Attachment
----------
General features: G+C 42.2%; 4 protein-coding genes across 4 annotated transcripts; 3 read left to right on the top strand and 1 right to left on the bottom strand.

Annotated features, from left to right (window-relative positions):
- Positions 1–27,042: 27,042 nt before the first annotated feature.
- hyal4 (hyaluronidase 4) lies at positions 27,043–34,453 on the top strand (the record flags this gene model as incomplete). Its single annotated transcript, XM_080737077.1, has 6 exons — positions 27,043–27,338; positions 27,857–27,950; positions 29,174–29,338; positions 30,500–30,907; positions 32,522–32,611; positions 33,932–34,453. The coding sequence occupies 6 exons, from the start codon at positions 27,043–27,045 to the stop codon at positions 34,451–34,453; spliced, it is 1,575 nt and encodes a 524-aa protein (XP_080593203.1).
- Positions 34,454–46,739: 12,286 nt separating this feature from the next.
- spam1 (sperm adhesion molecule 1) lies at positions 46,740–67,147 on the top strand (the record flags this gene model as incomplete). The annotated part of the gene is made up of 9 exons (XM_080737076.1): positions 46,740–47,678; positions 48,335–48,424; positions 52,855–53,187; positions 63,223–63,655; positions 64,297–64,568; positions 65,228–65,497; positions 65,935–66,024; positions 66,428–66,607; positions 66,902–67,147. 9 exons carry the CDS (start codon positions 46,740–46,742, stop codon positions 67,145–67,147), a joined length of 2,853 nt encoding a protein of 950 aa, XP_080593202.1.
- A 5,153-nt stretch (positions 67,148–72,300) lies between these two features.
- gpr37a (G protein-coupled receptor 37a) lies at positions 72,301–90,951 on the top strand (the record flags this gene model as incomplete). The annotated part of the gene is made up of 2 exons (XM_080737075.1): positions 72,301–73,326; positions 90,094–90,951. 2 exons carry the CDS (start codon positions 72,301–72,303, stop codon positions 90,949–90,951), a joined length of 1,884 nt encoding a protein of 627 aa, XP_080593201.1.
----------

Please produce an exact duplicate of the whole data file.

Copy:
General features: G+C 42.2%; 4 protein-coding genes across 4 annotated transcripts; 3 read left to right on the top strand and 1 right to left on the bottom strand.

Annotated features, from left to right (window-relative positions):
- Positions 1–27,042: 27,042 nt before the first annotated feature.
- hyal4 (hyaluronidase 4) lies at positions 27,043–34,453 on the top strand (the record flags this gene model as incomplete). Its single annotated transcript, XM_080737077.1, has 6 exons — positions 27,043–27,338; positions 27,857–27,950; positions 29,174–29,338; positions 30,500–30,907; positions 32,522–32,611; positions 33,932–34,453. The coding sequence occupies 6 exons, from the start codon at positions 27,043–27,045 to the stop codon at positions 34,451–34,453; spliced, it is 1,575 nt and encodes a 524-aa protein (XP_080593203.1).
- Positions 34,454–46,739: 12,286 nt separating this feature from the next.
- spam1 (sperm adhesion molecule 1) lies at positions 46,740–67,147 on the top strand (the record flags this gene model as incomplete). The annotated part of the gene is made up of 9 exons (XM_080737076.1): positions 46,740–47,678; positions 48,335–48,424; positions 52,855–53,187; positions 63,223–63,655; positions 64,297–64,568; positions 65,228–65,497; positions 65,935–66,024; positions 66,428–66,607; positions 66,902–67,147. 9 exons carry the CDS (start codon positions 46,740–46,742, stop codon positions 67,145–67,147), a joined length of 2,853 nt encoding a protein of 950 aa, XP_080593202.1.
- A 5,153-nt stretch (positions 67,148–72,300) lies between these two features.
- gpr37a (G protein-coupled receptor 37a) lies at positions 72,301–90,951 on the top strand (the record flags this gene model as incomplete). The annotated part of the gene is made up of 2 exons (XM_080737075.1): positions 72,301–73,326; positions 90,094–90,951. 2 exons carry the CDS (start codon positions 72,301–72,303, stop codon positions 90,949–90,951), a joined length of 1,884 nt encoding a protein of 627 aa, XP_080593201.1.